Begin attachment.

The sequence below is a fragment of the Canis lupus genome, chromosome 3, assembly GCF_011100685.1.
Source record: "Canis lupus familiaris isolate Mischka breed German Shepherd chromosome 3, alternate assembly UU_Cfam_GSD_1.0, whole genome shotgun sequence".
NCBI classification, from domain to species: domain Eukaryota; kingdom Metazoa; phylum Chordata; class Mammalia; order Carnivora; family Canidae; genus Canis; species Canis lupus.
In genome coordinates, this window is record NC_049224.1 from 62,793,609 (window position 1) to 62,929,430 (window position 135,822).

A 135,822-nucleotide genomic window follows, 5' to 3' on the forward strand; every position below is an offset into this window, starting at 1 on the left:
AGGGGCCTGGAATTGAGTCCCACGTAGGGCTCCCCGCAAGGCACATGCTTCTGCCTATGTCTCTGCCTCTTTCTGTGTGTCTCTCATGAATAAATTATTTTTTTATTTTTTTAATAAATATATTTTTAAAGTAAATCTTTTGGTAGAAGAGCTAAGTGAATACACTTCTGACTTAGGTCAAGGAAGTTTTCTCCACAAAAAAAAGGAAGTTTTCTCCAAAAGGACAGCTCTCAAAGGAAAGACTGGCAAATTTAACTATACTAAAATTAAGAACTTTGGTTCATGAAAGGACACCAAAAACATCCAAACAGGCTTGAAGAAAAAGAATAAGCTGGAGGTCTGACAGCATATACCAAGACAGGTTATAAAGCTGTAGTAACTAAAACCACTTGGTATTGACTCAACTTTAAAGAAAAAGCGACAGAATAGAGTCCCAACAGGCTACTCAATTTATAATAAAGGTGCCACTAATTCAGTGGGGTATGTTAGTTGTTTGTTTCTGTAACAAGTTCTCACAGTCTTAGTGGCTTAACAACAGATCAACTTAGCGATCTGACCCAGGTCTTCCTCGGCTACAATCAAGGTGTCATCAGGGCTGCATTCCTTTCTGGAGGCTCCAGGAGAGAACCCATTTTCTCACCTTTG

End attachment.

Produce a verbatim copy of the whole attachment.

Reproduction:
The sequence below is a fragment of the Canis lupus genome, chromosome 3, assembly GCF_011100685.1.
Source record: "Canis lupus familiaris isolate Mischka breed German Shepherd chromosome 3, alternate assembly UU_Cfam_GSD_1.0, whole genome shotgun sequence".
NCBI classification, from domain to species: domain Eukaryota; kingdom Metazoa; phylum Chordata; class Mammalia; order Carnivora; family Canidae; genus Canis; species Canis lupus.
In genome coordinates, this window is record NC_049224.1 from 62,793,609 (window position 1) to 62,929,430 (window position 135,822).

A 135,822-nucleotide genomic window follows, 5' to 3' on the forward strand; every position below is an offset into this window, starting at 1 on the left:
AGGGGCCTGGAATTGAGTCCCACGTAGGGCTCCCCGCAAGGCACATGCTTCTGCCTATGTCTCTGCCTCTTTCTGTGTGTCTCTCATGAATAAATTATTTTTTTATTTTTTTAATAAATATATTTTTAAAGTAAATCTTTTGGTAGAAGAGCTAAGTGAATACACTTCTGACTTAGGTCAAGGAAGTTTTCTCCACAAAAAAAAGGAAGTTTTCTCCAAAAGGACAGCTCTCAAAGGAAAGACTGGCAAATTTAACTATACTAAAATTAAGAACTTTGGTTCATGAAAGGACACCAAAAACATCCAAACAGGCTTGAAGAAAAAGAATAAGCTGGAGGTCTGACAGCATATACCAAGACAGGTTATAAAGCTGTAGTAACTAAAACCACTTGGTATTGACTCAACTTTAAAGAAAAAGCGACAGAATAGAGTCCCAACAGGCTACTCAATTTATAATAAAGGTGCCACTAATTCAGTGGGGTATGTTAGTTGTTTGTTTCTGTAACAAGTTCTCACAGTCTTAGTGGCTTAACAACAGATCAACTTAGCGATCTGACCCAGGTCTTCCTCGGCTACAATCAAGGTGTCATCAGGGCTGCATTCCTTTCTGGAGGCTCCAGGAGAGAACCCATTTTCTCACCTTTG